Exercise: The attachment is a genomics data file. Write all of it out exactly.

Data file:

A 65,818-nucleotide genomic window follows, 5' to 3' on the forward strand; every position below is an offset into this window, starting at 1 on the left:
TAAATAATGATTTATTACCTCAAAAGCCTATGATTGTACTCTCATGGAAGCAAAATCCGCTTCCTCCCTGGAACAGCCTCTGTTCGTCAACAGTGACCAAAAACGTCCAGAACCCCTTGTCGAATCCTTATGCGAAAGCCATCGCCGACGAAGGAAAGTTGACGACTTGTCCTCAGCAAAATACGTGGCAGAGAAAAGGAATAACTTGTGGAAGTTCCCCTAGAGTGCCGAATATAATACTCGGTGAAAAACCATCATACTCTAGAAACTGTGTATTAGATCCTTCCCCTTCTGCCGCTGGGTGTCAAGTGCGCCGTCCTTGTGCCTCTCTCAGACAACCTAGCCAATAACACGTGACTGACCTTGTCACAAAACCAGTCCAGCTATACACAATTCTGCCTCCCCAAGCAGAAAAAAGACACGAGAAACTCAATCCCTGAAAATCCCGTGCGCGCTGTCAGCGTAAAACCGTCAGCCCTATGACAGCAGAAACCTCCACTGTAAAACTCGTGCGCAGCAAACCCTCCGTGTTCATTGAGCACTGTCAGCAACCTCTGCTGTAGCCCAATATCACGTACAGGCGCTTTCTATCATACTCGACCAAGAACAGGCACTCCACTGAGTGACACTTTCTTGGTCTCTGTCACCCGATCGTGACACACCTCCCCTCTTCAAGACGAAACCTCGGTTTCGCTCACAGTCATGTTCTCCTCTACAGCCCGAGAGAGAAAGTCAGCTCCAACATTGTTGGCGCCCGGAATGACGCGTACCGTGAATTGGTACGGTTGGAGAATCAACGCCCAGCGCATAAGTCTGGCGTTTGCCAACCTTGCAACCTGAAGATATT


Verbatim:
A 65,818-nucleotide genomic window follows, 5' to 3' on the forward strand; every position below is an offset into this window, starting at 1 on the left:
TAAATAATGATTTATTACCTCAAAAGCCTATGATTGTACTCTCATGGAAGCAAAATCCGCTTCCTCCCTGGAACAGCCTCTGTTCGTCAACAGTGACCAAAAACGTCCAGAACCCCTTGTCGAATCCTTATGCGAAAGCCATCGCCGACGAAGGAAAGTTGACGACTTGTCCTCAGCAAAATACGTGGCAGAGAAAAGGAATAACTTGTGGAAGTTCCCCTAGAGTGCCGAATATAATACTCGGTGAAAAACCATCATACTCTAGAAACTGTGTATTAGATCCTTCCCCTTCTGCCGCTGGGTGTCAAGTGCGCCGTCCTTGTGCCTCTCTCAGACAACCTAGCCAATAACACGTGACTGACCTTGTCACAAAACCAGTCCAGCTATACACAATTCTGCCTCCCCAAGCAGAAAAAAGACACGAGAAACTCAATCCCTGAAAATCCCGTGCGCGCTGTCAGCGTAAAACCGTCAGCCCTATGACAGCAGAAACCTCCACTGTAAAACTCGTGCGCAGCAAACCCTCCGTGTTCATTGAGCACTGTCAGCAACCTCTGCTGTAGCCCAATATCACGTACAGGCGCTTTCTATCATACTCGACCAAGAACAGGCACTCCACTGAGTGACACTTTCTTGGTCTCTGTCACCCGATCGTGACACACCTCCCCTCTTCAAGACGAAACCTCGGTTTCGCTCACAGTCATGTTCTCCTCTACAGCCCGAGAGAGAAAGTCAGCTCCAACATTGTTGGCGCCCGGAATGACGCGTACCGTGAATTGGTACGGTTGGAGAATCAACGCCCAGCGCATAAGTCTGGCGTTTGCCAACCTTGCAACCTGAAGATATT